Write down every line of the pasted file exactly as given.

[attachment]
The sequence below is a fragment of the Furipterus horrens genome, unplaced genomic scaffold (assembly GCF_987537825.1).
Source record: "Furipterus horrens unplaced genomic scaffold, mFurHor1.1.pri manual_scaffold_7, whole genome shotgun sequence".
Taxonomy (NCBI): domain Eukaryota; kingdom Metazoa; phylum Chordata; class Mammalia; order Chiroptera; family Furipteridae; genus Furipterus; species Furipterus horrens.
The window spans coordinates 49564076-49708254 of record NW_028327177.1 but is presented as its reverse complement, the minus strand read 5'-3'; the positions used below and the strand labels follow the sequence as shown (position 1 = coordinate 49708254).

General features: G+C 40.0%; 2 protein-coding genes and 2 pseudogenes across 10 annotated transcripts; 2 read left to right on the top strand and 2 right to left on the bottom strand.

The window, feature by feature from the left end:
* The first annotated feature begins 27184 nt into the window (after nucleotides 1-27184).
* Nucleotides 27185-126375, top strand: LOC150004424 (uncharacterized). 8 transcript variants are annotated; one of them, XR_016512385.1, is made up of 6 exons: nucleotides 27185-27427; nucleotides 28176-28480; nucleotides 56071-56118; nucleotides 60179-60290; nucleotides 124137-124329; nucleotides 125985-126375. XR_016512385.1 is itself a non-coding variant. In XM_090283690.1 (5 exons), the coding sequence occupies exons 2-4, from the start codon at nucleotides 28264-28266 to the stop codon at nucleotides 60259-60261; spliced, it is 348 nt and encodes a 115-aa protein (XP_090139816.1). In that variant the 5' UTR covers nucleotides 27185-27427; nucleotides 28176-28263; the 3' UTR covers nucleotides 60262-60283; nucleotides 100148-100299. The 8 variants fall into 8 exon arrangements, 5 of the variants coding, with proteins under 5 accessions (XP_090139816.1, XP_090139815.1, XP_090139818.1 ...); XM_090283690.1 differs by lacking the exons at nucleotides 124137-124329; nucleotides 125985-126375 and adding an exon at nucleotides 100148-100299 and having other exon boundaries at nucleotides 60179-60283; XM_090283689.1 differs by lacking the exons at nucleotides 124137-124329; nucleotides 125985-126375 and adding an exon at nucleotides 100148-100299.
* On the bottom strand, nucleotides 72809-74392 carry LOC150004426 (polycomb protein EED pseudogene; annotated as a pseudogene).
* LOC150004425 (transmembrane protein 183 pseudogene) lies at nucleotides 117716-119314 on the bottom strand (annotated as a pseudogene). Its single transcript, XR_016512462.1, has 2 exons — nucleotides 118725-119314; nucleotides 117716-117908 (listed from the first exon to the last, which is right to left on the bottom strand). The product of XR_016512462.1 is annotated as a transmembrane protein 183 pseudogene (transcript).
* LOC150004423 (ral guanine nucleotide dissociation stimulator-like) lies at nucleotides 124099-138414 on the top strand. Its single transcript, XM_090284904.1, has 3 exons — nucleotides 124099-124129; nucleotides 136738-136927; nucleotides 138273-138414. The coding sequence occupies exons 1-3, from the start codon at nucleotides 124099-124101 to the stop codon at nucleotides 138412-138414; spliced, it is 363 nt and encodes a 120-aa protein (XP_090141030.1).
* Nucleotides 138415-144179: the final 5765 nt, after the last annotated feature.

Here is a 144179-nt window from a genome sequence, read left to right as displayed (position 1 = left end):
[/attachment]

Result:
The sequence below is a fragment of the Furipterus horrens genome, unplaced genomic scaffold (assembly GCF_987537825.1).
Source record: "Furipterus horrens unplaced genomic scaffold, mFurHor1.1.pri manual_scaffold_7, whole genome shotgun sequence".
Taxonomy (NCBI): domain Eukaryota; kingdom Metazoa; phylum Chordata; class Mammalia; order Chiroptera; family Furipteridae; genus Furipterus; species Furipterus horrens.
The window spans coordinates 49564076-49708254 of record NW_028327177.1 but is presented as its reverse complement, the minus strand read 5'-3'; the positions used below and the strand labels follow the sequence as shown (position 1 = coordinate 49708254).

General features: G+C 40.0%; 2 protein-coding genes and 2 pseudogenes across 10 annotated transcripts; 2 read left to right on the top strand and 2 right to left on the bottom strand.

The window, feature by feature from the left end:
* The first annotated feature begins 27184 nt into the window (after nucleotides 1-27184).
* Nucleotides 27185-126375, top strand: LOC150004424 (uncharacterized). 8 transcript variants are annotated; one of them, XR_016512385.1, is made up of 6 exons: nucleotides 27185-27427; nucleotides 28176-28480; nucleotides 56071-56118; nucleotides 60179-60290; nucleotides 124137-124329; nucleotides 125985-126375. XR_016512385.1 is itself a non-coding variant. In XM_090283690.1 (5 exons), the coding sequence occupies exons 2-4, from the start codon at nucleotides 28264-28266 to the stop codon at nucleotides 60259-60261; spliced, it is 348 nt and encodes a 115-aa protein (XP_090139816.1). In that variant the 5' UTR covers nucleotides 27185-27427; nucleotides 28176-28263; the 3' UTR covers nucleotides 60262-60283; nucleotides 100148-100299. The 8 variants fall into 8 exon arrangements, 5 of the variants coding, with proteins under 5 accessions (XP_090139816.1, XP_090139815.1, XP_090139818.1 ...); XM_090283690.1 differs by lacking the exons at nucleotides 124137-124329; nucleotides 125985-126375 and adding an exon at nucleotides 100148-100299 and having other exon boundaries at nucleotides 60179-60283; XM_090283689.1 differs by lacking the exons at nucleotides 124137-124329; nucleotides 125985-126375 and adding an exon at nucleotides 100148-100299.
* On the bottom strand, nucleotides 72809-74392 carry LOC150004426 (polycomb protein EED pseudogene; annotated as a pseudogene).
* LOC150004425 (transmembrane protein 183 pseudogene) lies at nucleotides 117716-119314 on the bottom strand (annotated as a pseudogene). Its single transcript, XR_016512462.1, has 2 exons — nucleotides 118725-119314; nucleotides 117716-117908 (listed from the first exon to the last, which is right to left on the bottom strand). The product of XR_016512462.1 is annotated as a transmembrane protein 183 pseudogene (transcript).
* LOC150004423 (ral guanine nucleotide dissociation stimulator-like) lies at nucleotides 124099-138414 on the top strand. Its single transcript, XM_090284904.1, has 3 exons — nucleotides 124099-124129; nucleotides 136738-136927; nucleotides 138273-138414. The coding sequence occupies exons 1-3, from the start codon at nucleotides 124099-124101 to the stop codon at nucleotides 138412-138414; spliced, it is 363 nt and encodes a 120-aa protein (XP_090141030.1).
* Nucleotides 138415-144179: the final 5765 nt, after the last annotated feature.

Here is a 144179-nt window from a genome sequence, read left to right as displayed (position 1 = left end):